The ShoreTel Mobility Routers (aka SMR) is an exciting product that can make fixed/mobile convergence a reality! It builds heavily on inherent SIP functionality in call setup, call flow and Session Description Protocol. It acts as both a SIP client and as a SIP proxy server (e.g. B2BUA). If you are comfortable with SIP protocol, the SMR is a relatively simple device to understand. The products primary contribution to the state of the art is the ShoreTel Roam Anywhere Client (aka SRAC) and the fact that it is available now; it works and there are plenty of reference accounts.
The product demands a pervasive, voice enabled wireless network with a best practice recommendation of controller based access points. In my opiniion the product is optimized for Campus environments in which the same QOS requirements that you would expect for WAN connectivity are strictly adhered to. The Wireless environment requirements are for advanced network and power management strategies. The product is oriented toward a CISCO like Wireless networks “best practice” deployment. Clearly, you can make VoIP calls from StarBucks but you will not have the QOS that you would have on an enterprise Wireless Network.
The product can be integrated with most any PBX that supports SIP integraton including Microsoft Linx. When implemented as part of a ShoreTel deployment there are license requirements for both the SMR and the ShoreTel iPBX. For example, the SMR interconnects to the ShoreTel with both SIP extensions (Wifi connections) and Sip Trunks (Cellular connections). The number of paths, as you would assume, is calculated based on simultaneous conversation estimates. You are required to have two different ShoreTel PBX extensions if you are Mobility user. (My guess is the ShoreTel “twinning feature “was developed in part, primarily to support the SMR). It is not clear if the required SIP trunk, SIP extension and ShoreTel User licenses are bundled in the SMR acquisition cost but they are required. There are also extra SMR licenses required for presence and secure voice.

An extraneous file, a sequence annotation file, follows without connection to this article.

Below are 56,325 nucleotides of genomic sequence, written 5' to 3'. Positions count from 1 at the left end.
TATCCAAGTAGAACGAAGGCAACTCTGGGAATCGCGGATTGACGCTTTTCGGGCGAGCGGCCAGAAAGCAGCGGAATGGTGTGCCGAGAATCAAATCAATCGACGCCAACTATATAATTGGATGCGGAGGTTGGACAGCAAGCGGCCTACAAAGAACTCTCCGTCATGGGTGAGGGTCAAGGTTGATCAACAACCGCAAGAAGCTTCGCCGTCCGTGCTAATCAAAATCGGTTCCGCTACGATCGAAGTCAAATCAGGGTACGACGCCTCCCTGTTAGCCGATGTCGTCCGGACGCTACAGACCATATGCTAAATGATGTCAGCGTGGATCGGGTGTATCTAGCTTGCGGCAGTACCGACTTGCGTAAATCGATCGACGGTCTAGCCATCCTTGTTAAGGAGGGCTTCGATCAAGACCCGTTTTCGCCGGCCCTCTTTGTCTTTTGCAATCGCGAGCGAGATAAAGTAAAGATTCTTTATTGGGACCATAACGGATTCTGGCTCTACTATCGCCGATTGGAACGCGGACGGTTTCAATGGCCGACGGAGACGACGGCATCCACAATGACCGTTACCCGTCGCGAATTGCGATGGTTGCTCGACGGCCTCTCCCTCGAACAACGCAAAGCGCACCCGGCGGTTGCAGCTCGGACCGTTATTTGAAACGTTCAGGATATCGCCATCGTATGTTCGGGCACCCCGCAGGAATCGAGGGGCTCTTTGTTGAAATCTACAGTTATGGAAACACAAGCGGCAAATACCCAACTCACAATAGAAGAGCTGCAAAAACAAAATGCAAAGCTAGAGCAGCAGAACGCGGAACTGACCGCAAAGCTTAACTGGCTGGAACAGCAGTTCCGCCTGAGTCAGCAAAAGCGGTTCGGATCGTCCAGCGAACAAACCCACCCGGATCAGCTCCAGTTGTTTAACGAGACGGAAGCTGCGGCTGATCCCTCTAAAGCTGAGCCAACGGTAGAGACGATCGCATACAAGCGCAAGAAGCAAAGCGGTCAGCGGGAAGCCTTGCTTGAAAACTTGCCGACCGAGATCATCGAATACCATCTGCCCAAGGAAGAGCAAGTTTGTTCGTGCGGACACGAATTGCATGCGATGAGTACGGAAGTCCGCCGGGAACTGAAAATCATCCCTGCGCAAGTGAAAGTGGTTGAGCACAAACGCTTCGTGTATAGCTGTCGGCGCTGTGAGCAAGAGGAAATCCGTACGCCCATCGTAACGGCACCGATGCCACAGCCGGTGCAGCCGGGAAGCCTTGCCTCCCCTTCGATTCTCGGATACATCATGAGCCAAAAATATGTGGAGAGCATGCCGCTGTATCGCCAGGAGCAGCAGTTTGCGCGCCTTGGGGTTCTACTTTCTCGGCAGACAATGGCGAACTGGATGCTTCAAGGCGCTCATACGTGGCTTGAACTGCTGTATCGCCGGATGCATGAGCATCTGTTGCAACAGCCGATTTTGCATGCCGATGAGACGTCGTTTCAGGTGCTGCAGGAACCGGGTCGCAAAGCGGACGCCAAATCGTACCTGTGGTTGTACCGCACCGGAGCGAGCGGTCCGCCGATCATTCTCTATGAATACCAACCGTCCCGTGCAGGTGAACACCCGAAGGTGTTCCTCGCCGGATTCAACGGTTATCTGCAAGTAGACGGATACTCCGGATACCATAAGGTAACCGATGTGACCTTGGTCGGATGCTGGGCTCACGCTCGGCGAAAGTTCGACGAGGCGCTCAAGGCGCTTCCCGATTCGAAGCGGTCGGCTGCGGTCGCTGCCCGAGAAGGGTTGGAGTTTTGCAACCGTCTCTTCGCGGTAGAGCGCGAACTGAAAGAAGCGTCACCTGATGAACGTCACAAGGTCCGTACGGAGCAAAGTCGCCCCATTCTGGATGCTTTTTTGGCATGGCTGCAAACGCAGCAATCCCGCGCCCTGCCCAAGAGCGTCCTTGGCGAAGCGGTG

The best working model you might use for discussion purposes, is to envision a “tie-line” configuration between two pbx systems. In this case the SMR acts as a tie line between the iPBX and the Cellular network. You do a 10 – 4 Digit translation on the Cellular side of the tie line to reach ShoreTel extensions; and you do a 4 – 10 Digit translation on the PBX side of the tie line to reach Mobile phones. The SMR acts as a registration point and based on the SRAC calculations of WAP signal strength and active call can be handed off to the cellular network.
An incoming call to a ShoreTel users deskphone, also rings the associated SIP extension via the SMR. The Wireless SIP extension is the ShoreTel Roam Anywhere Client running on your faviorite smart phone. The SRAC is smart enought to register with the SMR either wirelessly or over the Cellular network depending on signal strenght. A call from the SIP extension displays the CID of the ShoreTel deskphone. The product is fully formed and is an exciting addition to the ShoreTel product family. Another Brilliantly Simple Solution!